The cold weather snap continues today and the weather remains raw. Judging by the appearance of cars parked outside, we had another dump of snow during the night so some of this was removed by the old trick of a watering can of warm water trickled onto the windscreen. Some time in the past, I had invested in one of those more specialist watering cans that had an especially long spout and it is incredibly useful on occasions like this. With having porridge every morning for breakfast, we have been running down our milk supplies so I popped into town by car to pick up extra supplies of milk and porridge – whilst parked nearby, I popped into Poundland for one or two little items that I needed.
The news today has been dominated as might have been expected by the increasing concern over the Omicron variant of COVID. As we write, the number of reported cases has risen to 11, with a cluster of 6 cases in Scotland. Judging by the speed of the government’s response so far, it indicates a degree of worry within Government circles that this variant could wreak massive damage if it evades the vaccines currently on the marketplace. The government is evidently playing for time as the scientific community is desperately seeking answers to various questions asked of the new variant such as how virulent is in in transmitting itself? Does one get seriously ill with this version of the virus? To what extent has the virus got itself embedded at the community level (i.e. there is no evident link with any of the South African bearers of the virus). To illustrate this degree of concern and also so that the government can get to grips with the scientific analysis that it being rapidly undertaken, then the following steps have been announced by the government:
• Booster jabs for everybody over the age of 18 • Shortening the gap between a second jab and a booster from six months to three months • Giving a second jab to children aged between 12 and 15 – again after no less than three months • Severely immunosuppressed people given access to another booster – meaning for some, a fourth dose this winter • Boosters consisting of either a Pfizer vaccine or a half dose of the Moderna jab
All of this is quite a marked change of gear. There is quite a lot ot talk about ‘saving Christmas’ but a thought that must be in the back of the Government’s mind is the pressure that placed on the NHS which is already practically overwhelmed as it attempts to deal with the backlog of patients not having been seen or treated during the first 18 months of the COVID provisions. The tentative knowledge that we have do have at the moment is that the Omicron variant might prove to be highly transmissable but so far it appears that this strain is not more virulent than others and it may even be that the effects are that it is even milder. The analogy being used is that of a race between the virus and the vaccine manufacturers. So far, the virus had undoubtedly got a headstart because it might be out there in the community (and perhaps as many as at least eleven countries so far). In the meanwhile, we have to tweak a vaccine, manufacture it and then get it into the arms of a population which must take a matter of weeks and/or months by which time the virus might have infected even more and mutated yet again. Scary stuff.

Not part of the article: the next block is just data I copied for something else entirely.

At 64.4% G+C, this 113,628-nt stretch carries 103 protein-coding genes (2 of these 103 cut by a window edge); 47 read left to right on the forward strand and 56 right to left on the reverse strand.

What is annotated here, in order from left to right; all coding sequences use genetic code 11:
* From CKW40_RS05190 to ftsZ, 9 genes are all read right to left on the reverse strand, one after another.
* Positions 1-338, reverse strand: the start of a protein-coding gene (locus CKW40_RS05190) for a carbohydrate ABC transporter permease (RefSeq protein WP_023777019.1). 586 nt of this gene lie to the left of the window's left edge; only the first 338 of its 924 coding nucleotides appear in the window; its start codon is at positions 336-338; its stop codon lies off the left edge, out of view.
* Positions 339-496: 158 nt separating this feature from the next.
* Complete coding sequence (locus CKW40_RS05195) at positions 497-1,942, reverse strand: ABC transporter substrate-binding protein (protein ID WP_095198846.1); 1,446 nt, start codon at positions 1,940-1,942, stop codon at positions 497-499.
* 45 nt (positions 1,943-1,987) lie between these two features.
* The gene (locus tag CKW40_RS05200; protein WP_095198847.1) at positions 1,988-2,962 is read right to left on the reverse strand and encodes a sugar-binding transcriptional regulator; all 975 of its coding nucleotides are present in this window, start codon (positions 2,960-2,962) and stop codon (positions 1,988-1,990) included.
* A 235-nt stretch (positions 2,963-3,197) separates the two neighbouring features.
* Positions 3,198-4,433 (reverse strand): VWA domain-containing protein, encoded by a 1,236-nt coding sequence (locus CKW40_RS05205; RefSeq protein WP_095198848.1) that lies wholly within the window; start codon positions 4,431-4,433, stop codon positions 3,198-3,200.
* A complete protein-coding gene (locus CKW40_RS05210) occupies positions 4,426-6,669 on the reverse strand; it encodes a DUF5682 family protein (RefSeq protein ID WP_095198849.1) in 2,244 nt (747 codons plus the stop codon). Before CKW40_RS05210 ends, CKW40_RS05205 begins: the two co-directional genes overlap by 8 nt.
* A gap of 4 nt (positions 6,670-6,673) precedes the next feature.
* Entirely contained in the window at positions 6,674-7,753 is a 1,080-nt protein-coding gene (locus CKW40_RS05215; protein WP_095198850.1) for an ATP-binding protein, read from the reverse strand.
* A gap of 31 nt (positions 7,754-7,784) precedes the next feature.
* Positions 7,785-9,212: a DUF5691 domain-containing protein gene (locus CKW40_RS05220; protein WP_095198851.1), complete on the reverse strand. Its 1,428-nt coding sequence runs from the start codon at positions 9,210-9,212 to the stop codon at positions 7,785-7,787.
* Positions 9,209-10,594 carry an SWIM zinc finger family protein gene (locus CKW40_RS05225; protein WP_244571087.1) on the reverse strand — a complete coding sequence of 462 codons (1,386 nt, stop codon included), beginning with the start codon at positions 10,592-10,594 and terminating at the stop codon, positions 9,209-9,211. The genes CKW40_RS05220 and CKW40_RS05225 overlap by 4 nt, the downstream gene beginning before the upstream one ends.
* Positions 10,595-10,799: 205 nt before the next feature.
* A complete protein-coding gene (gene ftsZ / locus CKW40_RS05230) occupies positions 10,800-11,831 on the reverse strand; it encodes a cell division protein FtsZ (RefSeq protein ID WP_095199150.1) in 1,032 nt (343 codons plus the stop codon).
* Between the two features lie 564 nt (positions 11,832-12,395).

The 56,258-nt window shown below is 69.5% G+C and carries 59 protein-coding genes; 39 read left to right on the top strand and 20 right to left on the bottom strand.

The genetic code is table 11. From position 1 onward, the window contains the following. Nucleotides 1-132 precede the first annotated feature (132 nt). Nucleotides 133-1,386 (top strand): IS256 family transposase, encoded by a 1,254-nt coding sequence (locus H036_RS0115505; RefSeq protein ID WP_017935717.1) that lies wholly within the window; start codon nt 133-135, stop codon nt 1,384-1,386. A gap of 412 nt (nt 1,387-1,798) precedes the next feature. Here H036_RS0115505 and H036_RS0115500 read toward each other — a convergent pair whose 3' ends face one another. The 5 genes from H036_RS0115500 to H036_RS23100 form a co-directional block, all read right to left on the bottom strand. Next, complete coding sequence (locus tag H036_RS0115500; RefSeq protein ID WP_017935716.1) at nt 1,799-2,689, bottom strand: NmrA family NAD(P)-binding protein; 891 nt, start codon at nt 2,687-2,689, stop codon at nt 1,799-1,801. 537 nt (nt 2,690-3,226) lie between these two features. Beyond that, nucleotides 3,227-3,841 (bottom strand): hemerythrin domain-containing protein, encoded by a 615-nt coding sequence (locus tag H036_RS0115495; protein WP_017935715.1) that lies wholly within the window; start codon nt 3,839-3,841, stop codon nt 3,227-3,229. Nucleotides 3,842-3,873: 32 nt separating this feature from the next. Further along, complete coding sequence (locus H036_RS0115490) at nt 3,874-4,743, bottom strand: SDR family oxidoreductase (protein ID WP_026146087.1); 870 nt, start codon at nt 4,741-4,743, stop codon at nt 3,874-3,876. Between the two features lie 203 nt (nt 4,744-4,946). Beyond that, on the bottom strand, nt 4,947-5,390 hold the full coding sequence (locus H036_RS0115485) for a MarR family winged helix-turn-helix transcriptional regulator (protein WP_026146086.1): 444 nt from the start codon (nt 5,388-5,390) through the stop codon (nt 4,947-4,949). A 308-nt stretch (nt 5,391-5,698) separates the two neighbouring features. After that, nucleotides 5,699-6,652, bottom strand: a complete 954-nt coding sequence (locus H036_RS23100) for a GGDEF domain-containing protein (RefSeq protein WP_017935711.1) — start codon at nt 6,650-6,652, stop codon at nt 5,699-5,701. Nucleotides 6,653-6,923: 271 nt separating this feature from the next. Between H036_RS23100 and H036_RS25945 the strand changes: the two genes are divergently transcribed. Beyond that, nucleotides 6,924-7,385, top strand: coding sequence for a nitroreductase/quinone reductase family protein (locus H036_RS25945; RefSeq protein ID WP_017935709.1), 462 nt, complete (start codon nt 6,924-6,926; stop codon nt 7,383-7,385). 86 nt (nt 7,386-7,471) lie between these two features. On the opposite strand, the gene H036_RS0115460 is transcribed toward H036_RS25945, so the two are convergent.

There is a crisis in the British pig industry but the stories have been entirely relegated in the news media because of the migrant crsis and deaths in the English Channel first and then the mergenec of Omicron second. The slaughter of healthy pigs has begun on British farms, with farmers forced to kill animals to make space and ensure the continued welfare of their livestock, amid an ongoing shortage of workers at slaughterhouses. Pig farmers have been warning for several weeks that labour shortages at abattoirs have led to a backlog of as many as 120,000 pigs left stranded on farms long after they should have gone to slaughter. Practically all of this is, of course, caused by Brexit as many the more unplesant jobs in our abbattoirs were performed by workers from Eastern Europe who have been ‘encouraged’ to return home. The COVID pandemic has added a twist to this labour shortage, of course. One always has to add that the British population as a whole voted for this to happen, so if that is what people wanted, then why should we be surprised when it actually happens? However, now is the time when surely we could do with thousands of additional nurses – one estimate is 50,000 are needed immediately. One estimate is that we need an additional 1.1 million nursing and social care staff by the year 2031 and where are these to come from?